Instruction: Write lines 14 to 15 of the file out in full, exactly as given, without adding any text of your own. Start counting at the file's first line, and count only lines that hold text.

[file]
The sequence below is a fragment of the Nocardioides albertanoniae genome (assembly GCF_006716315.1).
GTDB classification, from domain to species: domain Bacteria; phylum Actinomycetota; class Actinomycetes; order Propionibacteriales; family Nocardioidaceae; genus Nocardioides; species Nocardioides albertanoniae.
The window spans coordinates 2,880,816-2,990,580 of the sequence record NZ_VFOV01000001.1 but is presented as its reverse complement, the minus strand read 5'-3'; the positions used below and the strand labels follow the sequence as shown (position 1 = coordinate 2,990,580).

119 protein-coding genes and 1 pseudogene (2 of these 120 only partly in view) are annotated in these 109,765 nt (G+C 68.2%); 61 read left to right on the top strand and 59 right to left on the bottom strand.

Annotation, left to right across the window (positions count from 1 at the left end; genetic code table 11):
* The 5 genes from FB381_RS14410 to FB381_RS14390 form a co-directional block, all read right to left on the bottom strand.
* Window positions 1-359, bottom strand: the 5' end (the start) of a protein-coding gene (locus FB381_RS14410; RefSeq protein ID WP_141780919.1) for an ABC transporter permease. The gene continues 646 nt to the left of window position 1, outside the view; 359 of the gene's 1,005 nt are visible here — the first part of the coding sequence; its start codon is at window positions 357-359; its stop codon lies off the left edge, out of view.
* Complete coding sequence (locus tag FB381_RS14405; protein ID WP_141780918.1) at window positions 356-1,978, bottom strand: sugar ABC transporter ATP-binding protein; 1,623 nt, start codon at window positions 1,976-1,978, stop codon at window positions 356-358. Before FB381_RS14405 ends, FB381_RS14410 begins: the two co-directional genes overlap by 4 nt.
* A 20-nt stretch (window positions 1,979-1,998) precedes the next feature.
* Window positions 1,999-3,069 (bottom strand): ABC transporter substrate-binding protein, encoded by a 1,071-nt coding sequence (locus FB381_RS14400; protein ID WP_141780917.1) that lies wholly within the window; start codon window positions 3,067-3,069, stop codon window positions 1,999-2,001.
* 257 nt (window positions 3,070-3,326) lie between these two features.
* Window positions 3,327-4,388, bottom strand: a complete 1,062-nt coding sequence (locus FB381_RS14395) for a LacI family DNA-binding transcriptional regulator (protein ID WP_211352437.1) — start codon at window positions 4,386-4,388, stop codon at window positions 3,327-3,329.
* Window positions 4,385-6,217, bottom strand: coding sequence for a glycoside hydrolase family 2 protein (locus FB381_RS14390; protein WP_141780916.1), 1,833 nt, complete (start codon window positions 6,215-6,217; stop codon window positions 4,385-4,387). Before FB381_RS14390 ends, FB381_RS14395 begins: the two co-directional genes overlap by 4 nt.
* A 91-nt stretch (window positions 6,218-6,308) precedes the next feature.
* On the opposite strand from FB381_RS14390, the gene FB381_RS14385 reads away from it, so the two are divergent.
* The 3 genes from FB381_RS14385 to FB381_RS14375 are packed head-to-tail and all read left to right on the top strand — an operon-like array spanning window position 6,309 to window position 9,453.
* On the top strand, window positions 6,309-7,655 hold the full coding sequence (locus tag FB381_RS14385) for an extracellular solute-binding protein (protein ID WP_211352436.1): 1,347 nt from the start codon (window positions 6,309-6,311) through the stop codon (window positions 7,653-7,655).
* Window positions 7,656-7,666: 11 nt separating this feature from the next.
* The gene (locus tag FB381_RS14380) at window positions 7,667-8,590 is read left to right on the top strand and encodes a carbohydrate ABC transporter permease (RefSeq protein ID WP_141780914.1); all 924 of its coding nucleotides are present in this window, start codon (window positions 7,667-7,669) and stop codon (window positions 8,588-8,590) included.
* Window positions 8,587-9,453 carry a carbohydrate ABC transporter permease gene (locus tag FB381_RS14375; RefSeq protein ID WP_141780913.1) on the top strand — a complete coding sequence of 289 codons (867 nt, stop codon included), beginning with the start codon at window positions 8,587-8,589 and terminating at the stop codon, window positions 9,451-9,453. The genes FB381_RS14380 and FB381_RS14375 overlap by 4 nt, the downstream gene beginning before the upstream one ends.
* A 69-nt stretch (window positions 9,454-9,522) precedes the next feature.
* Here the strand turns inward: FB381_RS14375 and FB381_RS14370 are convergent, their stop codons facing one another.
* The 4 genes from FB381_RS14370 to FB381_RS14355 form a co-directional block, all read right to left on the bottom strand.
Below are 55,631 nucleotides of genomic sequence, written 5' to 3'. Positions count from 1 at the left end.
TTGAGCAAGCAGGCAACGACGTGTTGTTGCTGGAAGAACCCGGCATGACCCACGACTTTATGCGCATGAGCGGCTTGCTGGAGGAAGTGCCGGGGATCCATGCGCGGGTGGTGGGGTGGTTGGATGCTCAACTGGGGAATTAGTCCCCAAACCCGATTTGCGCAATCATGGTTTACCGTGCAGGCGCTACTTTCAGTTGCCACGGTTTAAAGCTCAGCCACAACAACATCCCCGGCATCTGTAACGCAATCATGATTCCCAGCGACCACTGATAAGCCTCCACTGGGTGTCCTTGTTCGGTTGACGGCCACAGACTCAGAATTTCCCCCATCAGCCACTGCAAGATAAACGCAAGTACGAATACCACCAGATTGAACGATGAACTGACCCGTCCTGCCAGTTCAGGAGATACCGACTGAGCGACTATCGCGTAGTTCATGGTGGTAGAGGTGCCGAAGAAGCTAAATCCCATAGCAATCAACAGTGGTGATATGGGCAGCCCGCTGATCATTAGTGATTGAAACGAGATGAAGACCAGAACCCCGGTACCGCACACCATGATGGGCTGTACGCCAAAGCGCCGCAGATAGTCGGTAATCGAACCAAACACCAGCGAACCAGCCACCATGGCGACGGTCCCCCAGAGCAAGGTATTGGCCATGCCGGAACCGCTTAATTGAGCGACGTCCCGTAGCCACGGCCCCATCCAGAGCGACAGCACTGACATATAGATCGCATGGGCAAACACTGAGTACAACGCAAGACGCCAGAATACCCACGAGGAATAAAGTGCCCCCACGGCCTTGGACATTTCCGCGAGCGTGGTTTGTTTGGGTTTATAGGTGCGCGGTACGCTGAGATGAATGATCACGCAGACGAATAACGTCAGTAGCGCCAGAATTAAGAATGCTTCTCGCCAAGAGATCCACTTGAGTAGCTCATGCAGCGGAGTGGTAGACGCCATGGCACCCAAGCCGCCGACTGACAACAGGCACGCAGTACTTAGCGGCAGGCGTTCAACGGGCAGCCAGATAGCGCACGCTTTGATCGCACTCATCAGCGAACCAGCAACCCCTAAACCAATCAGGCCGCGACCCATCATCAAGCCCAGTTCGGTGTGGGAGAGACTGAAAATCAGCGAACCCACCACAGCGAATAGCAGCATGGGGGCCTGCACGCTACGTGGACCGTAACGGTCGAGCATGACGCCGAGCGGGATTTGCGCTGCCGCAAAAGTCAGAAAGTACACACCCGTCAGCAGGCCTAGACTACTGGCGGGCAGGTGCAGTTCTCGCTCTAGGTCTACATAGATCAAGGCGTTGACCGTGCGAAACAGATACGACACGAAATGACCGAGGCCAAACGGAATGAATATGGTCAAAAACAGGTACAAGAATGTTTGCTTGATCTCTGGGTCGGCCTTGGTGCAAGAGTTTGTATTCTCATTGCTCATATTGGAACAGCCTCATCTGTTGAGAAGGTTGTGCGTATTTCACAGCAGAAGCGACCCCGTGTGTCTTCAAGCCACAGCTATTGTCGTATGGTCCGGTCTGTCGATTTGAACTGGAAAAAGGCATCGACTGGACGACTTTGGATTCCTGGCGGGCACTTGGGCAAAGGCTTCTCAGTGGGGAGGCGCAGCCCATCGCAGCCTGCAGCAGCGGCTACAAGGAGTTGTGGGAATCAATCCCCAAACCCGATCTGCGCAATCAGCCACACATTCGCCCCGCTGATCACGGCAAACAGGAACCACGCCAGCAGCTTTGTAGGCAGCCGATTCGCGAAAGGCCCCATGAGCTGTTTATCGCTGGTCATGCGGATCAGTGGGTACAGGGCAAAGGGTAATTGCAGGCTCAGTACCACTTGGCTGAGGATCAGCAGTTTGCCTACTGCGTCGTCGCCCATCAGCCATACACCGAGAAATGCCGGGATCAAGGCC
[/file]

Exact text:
* A 91-nt stretch (window positions 6,218-6,308) precedes the next feature.
* On the opposite strand from FB381_RS14390, the gene FB381_RS14385 reads away from it, so the two are divergent.